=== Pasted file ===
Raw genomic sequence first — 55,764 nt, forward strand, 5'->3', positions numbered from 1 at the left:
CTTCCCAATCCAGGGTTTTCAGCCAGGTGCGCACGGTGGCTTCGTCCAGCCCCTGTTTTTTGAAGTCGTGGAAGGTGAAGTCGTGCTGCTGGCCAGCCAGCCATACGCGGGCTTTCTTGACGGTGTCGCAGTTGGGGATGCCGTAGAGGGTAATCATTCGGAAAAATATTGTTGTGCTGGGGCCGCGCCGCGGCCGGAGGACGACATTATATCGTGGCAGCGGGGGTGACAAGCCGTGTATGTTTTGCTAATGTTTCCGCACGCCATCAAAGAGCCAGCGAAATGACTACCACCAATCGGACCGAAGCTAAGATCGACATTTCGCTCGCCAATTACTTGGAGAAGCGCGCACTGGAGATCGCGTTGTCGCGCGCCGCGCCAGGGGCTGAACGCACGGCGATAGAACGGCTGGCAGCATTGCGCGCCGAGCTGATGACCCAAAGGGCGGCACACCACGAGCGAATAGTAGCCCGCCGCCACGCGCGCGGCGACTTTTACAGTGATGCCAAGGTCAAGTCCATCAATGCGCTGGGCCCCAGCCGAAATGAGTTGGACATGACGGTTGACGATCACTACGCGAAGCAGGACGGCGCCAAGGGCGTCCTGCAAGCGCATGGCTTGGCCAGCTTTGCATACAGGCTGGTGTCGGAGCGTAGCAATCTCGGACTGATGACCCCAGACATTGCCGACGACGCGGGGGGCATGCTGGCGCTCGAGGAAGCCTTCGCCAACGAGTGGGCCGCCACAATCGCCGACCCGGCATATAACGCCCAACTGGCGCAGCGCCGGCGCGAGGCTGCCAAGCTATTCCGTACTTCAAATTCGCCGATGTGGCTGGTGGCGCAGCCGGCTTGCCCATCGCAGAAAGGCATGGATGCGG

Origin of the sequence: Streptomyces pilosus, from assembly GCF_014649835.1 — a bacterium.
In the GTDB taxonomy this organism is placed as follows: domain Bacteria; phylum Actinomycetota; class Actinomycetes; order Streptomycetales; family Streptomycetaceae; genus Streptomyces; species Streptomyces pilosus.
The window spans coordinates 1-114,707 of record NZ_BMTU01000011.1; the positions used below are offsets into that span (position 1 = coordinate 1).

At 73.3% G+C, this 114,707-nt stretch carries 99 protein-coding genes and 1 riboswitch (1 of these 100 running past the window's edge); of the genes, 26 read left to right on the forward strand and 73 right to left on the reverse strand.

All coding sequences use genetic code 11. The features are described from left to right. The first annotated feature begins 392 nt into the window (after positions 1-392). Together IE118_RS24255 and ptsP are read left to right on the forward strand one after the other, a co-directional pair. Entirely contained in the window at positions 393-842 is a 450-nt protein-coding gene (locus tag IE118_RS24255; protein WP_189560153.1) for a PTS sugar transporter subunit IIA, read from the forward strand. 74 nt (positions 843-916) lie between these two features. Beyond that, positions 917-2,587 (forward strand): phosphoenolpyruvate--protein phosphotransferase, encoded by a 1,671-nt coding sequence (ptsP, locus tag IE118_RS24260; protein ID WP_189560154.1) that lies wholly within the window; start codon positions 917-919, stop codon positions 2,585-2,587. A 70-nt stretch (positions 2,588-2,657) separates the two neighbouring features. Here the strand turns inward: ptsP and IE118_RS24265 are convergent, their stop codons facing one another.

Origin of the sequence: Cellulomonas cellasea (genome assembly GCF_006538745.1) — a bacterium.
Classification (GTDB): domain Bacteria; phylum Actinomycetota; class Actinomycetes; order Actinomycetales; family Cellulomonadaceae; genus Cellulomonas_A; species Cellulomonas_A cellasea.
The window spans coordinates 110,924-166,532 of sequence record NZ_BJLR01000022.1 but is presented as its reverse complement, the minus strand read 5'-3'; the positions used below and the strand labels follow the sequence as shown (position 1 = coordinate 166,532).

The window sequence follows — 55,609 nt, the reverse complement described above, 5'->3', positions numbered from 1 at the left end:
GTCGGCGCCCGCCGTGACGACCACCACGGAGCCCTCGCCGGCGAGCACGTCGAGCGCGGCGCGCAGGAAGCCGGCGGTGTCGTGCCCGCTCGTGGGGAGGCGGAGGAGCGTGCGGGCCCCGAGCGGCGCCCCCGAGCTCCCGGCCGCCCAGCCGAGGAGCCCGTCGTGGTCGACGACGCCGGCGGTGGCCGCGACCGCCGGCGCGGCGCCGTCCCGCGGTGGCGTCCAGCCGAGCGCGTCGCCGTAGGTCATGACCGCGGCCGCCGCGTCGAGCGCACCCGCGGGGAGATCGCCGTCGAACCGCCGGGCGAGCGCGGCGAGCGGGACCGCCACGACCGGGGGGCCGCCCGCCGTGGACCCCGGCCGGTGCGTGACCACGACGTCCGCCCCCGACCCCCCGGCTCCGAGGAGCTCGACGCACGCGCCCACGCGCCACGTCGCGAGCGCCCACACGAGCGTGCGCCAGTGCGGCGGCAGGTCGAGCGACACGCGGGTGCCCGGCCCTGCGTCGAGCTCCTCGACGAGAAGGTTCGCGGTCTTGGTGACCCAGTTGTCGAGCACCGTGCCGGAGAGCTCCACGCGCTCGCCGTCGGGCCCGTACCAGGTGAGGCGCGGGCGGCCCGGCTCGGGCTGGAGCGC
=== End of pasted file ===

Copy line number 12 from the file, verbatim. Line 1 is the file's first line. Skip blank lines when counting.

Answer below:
GTCGGCGCCCGCCGTGACGACCACCACGGAGCCCTCGCCGGCGAGCACGTCGAGCGCGGCGCGCAGGAAGCCGGCGGTGTCGTGCCCGCTCGTGGGGAGGCGGAGGAGCGTGCGGGCCCCGAGCGGCGCCCCCGAGCTCCCGGCCGCCCAGCCGAGGAGCCCGTCGTGGTCGACGACGCCGGCGGTGGCCGCGACCGCCGGCGCGGCGCCGTCCCGCGGTGGCGTCCAGCCGAGCGCGTCGCCGTAGGTCATGACCGCGGCCGCCGCGTCGAGCGCACCCGCGGGGAGATCGCCGTCGAACCGCCGGGCGAGCGCGGCGAGCGGGACCGCCACGACCGGGGGGCCGCCCGCCGTGGACCCCGGCCGGTGCGTGACCACGACGTCCGCCCCCGACCCCCCGGCTCCGAGGAGCTCGACGCACGCGCCCACGCGCCACGTCGCGAGCGCCCACACGAGCGTGCGCCAGTGCGGCGGCAGGTCGAGCGACACGCGGGTGCCCGGCCCTGCGTCGAGCTCCTCGACGAGAAGGTTCGCGGTCTTGGTGACCCAGTTGTCGAGCACCGTGCCGGAGAGCTCCACGCGCTCGCCGTCGGGCCCGTACCAGGTGAGGCGCGGGCGGCCCGGCTCGGGCTGGAGCGC